THE national government is allocating P150 million for Boracay Island’s continuing environmental restoration and to safeguard the world-class tourist destination’s coastal and marine ecosystem.
“The fresh funding is a go, even if the government temporarily runs on a reenacted budget next year,” said House senior deputy minority leader and Buhay Hayaang Yumabong (Buhay) Party-list Rep. Lito Atienza.
The funds should be used for the establishment of Boracay Island Critical Habitat; put into operation the Boracay Water Quality Management Area; oversee landfills and materials recovery facilities; monitor water and air quality around the island; and support research on environmental pollution.
“The designated Boracay Island Critical Habitat covers some 750 hectares of forestland and coastal marine areas,” Atienza said.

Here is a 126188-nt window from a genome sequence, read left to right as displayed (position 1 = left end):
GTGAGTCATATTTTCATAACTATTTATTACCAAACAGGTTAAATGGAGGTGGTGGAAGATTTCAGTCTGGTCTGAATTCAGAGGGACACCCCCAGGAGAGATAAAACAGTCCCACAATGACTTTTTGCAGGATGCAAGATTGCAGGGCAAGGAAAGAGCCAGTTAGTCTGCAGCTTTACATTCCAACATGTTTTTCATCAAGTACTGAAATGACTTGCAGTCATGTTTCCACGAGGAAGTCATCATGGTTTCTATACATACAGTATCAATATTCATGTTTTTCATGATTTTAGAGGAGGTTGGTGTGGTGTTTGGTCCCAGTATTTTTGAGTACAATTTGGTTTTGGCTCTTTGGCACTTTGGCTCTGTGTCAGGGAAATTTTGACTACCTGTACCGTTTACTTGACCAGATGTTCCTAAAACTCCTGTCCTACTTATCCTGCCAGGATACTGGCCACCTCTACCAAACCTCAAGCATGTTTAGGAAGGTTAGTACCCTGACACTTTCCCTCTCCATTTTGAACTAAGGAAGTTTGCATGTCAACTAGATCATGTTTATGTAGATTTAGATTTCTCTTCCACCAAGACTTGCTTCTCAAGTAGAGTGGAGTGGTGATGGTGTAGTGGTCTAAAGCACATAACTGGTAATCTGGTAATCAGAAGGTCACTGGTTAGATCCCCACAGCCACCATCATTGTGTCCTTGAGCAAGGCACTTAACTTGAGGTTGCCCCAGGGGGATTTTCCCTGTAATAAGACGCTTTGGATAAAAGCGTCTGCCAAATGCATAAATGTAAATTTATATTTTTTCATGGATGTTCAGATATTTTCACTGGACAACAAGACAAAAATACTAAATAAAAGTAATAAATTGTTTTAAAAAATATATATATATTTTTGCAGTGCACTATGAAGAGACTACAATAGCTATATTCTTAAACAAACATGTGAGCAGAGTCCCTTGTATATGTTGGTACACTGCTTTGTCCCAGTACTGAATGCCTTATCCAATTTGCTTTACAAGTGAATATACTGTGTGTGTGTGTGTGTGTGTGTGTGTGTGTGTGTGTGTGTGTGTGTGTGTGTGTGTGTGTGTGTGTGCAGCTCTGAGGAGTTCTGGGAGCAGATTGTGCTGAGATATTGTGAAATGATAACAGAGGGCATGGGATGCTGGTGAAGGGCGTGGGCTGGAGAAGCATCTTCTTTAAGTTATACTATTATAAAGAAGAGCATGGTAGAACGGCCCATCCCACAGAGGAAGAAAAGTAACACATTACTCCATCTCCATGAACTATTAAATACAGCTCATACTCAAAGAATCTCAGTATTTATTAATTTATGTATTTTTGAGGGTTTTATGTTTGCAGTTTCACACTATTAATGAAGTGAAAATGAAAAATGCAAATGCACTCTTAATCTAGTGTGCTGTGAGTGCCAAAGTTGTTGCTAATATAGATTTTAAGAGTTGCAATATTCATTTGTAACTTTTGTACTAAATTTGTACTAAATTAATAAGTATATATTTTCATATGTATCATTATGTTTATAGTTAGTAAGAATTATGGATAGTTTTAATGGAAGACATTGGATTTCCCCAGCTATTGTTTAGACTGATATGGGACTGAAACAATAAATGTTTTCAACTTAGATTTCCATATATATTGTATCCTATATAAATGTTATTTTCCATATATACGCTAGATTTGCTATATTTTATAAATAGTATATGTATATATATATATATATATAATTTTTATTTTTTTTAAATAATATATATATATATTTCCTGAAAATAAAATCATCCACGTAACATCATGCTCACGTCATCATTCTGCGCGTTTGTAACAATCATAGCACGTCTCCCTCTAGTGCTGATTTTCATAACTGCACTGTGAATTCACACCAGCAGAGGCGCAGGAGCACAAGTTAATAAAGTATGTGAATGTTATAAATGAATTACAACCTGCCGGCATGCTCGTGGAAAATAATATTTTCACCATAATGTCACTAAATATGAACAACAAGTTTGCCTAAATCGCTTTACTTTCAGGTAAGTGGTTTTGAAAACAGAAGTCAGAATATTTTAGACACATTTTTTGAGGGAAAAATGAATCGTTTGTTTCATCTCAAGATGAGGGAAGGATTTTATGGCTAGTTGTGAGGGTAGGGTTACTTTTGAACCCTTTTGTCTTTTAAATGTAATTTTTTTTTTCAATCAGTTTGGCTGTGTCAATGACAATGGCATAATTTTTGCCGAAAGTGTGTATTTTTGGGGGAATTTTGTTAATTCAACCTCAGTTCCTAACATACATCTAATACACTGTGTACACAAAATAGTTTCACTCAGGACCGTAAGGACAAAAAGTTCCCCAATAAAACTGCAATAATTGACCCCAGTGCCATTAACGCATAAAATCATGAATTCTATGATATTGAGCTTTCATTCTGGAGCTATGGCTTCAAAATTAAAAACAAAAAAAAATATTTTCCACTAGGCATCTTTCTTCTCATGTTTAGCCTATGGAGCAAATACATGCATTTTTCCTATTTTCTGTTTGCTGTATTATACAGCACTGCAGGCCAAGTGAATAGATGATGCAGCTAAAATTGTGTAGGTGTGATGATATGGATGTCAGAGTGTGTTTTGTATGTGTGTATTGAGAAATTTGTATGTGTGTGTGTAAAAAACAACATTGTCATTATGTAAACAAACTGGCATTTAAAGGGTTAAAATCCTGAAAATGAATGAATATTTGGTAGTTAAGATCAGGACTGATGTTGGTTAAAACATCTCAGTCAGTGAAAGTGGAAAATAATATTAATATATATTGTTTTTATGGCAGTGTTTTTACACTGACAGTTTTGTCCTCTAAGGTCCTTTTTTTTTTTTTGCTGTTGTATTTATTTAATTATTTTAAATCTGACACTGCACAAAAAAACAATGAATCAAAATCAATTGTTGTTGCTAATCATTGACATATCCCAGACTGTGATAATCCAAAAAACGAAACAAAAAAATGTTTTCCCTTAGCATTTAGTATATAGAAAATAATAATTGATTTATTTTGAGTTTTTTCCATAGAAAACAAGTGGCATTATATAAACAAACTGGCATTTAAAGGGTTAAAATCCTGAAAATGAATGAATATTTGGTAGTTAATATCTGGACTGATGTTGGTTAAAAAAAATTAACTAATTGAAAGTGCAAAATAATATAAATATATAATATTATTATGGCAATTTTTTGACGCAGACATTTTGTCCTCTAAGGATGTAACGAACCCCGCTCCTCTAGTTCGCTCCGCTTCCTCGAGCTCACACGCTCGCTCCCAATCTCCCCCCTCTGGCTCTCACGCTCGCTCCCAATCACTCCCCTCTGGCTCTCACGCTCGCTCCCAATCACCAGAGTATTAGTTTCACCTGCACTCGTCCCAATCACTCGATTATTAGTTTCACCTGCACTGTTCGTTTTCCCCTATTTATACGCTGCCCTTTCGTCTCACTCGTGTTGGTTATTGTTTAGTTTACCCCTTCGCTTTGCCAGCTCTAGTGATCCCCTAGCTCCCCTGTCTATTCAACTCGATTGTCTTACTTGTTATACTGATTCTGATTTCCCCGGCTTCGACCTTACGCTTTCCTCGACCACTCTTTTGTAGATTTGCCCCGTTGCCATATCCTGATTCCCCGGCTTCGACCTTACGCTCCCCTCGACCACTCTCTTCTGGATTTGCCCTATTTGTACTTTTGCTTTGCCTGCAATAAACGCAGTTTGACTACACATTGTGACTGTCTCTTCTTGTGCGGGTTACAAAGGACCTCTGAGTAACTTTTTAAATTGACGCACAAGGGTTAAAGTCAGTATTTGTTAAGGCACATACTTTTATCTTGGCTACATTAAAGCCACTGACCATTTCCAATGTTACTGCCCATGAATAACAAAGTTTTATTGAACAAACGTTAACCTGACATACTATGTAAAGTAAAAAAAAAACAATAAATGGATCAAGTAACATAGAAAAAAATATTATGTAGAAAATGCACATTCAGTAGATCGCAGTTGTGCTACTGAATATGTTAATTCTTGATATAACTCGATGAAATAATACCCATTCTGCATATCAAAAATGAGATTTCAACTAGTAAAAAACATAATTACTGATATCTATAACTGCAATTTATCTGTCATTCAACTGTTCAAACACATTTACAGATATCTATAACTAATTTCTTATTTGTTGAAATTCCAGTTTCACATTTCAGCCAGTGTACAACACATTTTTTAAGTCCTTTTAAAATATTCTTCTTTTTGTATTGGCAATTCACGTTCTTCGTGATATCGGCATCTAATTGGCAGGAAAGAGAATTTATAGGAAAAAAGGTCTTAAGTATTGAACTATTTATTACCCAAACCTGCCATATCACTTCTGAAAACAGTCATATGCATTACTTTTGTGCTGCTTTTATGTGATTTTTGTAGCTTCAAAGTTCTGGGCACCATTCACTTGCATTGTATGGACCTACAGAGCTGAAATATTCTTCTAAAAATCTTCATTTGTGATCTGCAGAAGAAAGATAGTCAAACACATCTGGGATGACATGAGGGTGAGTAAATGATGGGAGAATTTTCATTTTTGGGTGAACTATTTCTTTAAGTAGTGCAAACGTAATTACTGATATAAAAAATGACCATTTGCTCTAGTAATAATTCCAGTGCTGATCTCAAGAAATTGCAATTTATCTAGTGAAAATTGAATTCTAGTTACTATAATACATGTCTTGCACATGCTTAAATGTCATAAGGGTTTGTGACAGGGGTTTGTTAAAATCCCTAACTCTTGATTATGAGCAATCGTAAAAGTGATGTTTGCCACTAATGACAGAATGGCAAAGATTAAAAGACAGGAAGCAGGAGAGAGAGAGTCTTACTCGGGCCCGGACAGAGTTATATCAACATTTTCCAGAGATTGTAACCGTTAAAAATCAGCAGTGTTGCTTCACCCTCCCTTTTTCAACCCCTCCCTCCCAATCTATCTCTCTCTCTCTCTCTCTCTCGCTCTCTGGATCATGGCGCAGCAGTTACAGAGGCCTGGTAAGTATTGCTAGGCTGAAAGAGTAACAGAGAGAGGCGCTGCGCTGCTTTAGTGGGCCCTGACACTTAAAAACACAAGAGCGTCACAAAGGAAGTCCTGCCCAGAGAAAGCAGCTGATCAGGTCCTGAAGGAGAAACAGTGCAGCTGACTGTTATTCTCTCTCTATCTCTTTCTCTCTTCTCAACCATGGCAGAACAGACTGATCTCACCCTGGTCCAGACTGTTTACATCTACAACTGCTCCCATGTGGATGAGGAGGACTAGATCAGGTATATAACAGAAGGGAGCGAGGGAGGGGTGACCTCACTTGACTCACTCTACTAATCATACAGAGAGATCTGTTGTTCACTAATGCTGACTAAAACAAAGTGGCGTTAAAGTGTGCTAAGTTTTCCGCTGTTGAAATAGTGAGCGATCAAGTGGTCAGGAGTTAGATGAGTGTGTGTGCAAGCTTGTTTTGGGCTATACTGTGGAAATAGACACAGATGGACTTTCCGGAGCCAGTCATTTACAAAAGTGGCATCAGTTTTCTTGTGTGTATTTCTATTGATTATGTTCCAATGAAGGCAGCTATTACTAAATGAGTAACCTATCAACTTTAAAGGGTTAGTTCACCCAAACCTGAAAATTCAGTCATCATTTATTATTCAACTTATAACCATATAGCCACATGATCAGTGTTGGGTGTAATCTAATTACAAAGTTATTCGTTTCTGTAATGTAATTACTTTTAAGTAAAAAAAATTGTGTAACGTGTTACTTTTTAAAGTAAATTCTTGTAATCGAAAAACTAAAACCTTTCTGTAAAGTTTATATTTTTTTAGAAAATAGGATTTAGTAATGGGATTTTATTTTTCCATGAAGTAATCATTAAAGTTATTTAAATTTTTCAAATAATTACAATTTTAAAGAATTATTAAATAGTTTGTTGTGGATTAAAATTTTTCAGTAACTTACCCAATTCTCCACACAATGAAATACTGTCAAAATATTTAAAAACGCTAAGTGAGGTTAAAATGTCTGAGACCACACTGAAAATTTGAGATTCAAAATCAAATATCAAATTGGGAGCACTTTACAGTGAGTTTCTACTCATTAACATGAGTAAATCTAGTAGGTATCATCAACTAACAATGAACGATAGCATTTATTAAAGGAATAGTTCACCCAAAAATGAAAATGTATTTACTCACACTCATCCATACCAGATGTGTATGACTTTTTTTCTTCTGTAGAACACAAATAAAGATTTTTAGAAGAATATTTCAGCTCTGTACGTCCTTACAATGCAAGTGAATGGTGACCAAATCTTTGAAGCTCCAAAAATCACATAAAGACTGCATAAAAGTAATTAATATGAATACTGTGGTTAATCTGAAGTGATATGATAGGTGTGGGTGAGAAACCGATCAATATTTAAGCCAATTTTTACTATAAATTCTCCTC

A critical habitat is a specific geographic area that contains features essential to the conservation of endangered or threatened species.
“Boracay’s endemic species that require special protection and management include flying foxes and marine turtles,” Atienza added.
He said at least three species of flying foxes -- giant golden-crowned flying fox, giant fruit bat and small flying fox -- inhabit Boracay.
Balabag and Yapak are two of Boracay’s only three barangays, the third being Manoc-Manoc. The island forms part of the Municipality of Malay in Aklan province.
“In the case of marine turtles, they may not produce offspring if their natural habitat gets disturbed by too many people around,” Atienza said.
The lawmaker also stressed the need to renew Boracay’s severely eroded coral cover.
Atienza previously backed the six-month shutdown and rehabilitation of Boracay. He even urged President Duterte to extend the environmental recovery plan to include Laguna Lake and Manila Bay.
Boracay was reopened last Oct. 26, but an inter-agency task force has restricted to 19,215 the total number of tourists allowed to stay on the island at any given time.